My big brother was always interested in things that ran, things with wheels, mechanical and motorized and intricately put together devices and how they functioned. He loved mechanical sets and model airplanes and taking things apart to discover how they were assembled in the first place. My dad often said if anybody could figure out how something worked it was him.
He wasn’t always a hundred percent successful. I had an alarm clock with a face painted in a woodsy scene with two little elves moving up and down on a teeter- totter with each tick-tock. I begged him to leave it alone. And then one day, there it was, in a million pieces with my brother poring over the parts, happily working away on something that wasn’t broken until he decided to fix it. The little elves never played on that see-saw again.
Not surprisingly, with all that practice, he became an amazing mechanic. We learned to never ask him anything about our vehicles unless we wanted to listen to an hours worth of baffling diagnostic mechanical information. Once he warmed to his subject there was no shutting him down. Might as well grab a coffee and try to keep up with your eyes open.
There are a few of photos of me as a child with a cat draped over my shoulder. It’s a mystery to me why a kid thinks a cat needs to be picked up and carted about, or why a cat allows it. We always had outside barn cats, never house cats until we were adults. I was afraid of dogs for a long time with a recurring nightmare of a big black dog chasing me. No idea where that came from. Anyway, there I am, confused by how happy my brother is to be making a little wooden tricycle go when there are cats to be lugged around.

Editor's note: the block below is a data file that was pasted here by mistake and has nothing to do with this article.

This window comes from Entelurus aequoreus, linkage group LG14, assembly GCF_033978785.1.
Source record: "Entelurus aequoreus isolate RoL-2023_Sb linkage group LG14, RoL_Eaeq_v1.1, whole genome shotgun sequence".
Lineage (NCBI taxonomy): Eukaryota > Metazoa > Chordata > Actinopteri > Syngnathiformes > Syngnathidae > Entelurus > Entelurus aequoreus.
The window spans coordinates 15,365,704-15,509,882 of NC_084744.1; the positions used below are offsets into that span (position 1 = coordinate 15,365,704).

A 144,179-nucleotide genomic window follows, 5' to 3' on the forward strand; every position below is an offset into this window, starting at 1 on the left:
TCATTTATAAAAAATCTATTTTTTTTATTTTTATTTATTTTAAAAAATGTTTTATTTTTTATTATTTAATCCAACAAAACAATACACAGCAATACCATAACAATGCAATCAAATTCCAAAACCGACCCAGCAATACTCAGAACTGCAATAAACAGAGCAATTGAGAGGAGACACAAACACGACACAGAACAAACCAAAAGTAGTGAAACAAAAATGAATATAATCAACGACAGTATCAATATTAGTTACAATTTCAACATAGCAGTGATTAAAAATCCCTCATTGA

Often we had cats of unknown origin on the farm. They may have migrated from other farms close by or been dropped off in the country as discarded city pets. They kept the rodent population in check and more or less looked after themselves. Once we had a litter of all white kittens which we happily named Snow, Snowflake, Snowball, Sugar, Winter…every white thing we could think of. They all ended up being called “one of those white cats” because we couldn’t tell them apart. Later we progressed to more sophisticated cat names such as Spooky, Pooky, Donovan and Trigere.
In his last years on the farm dad had two almost identically marked cats he called Daryl and Other Brother Daryl. He claimed to know one from the other, but I’m skeptical about that.
Despite all the cats, or maybe because of them, I never became a cat lady. Although I suppose there’s still time for that to happen, if I ever get to missing a big furry body purring in my face. My brother had dogs as pets his whole life. Could be, compared to cats, it’s just much more interesting to figure out what makes a dog tick.
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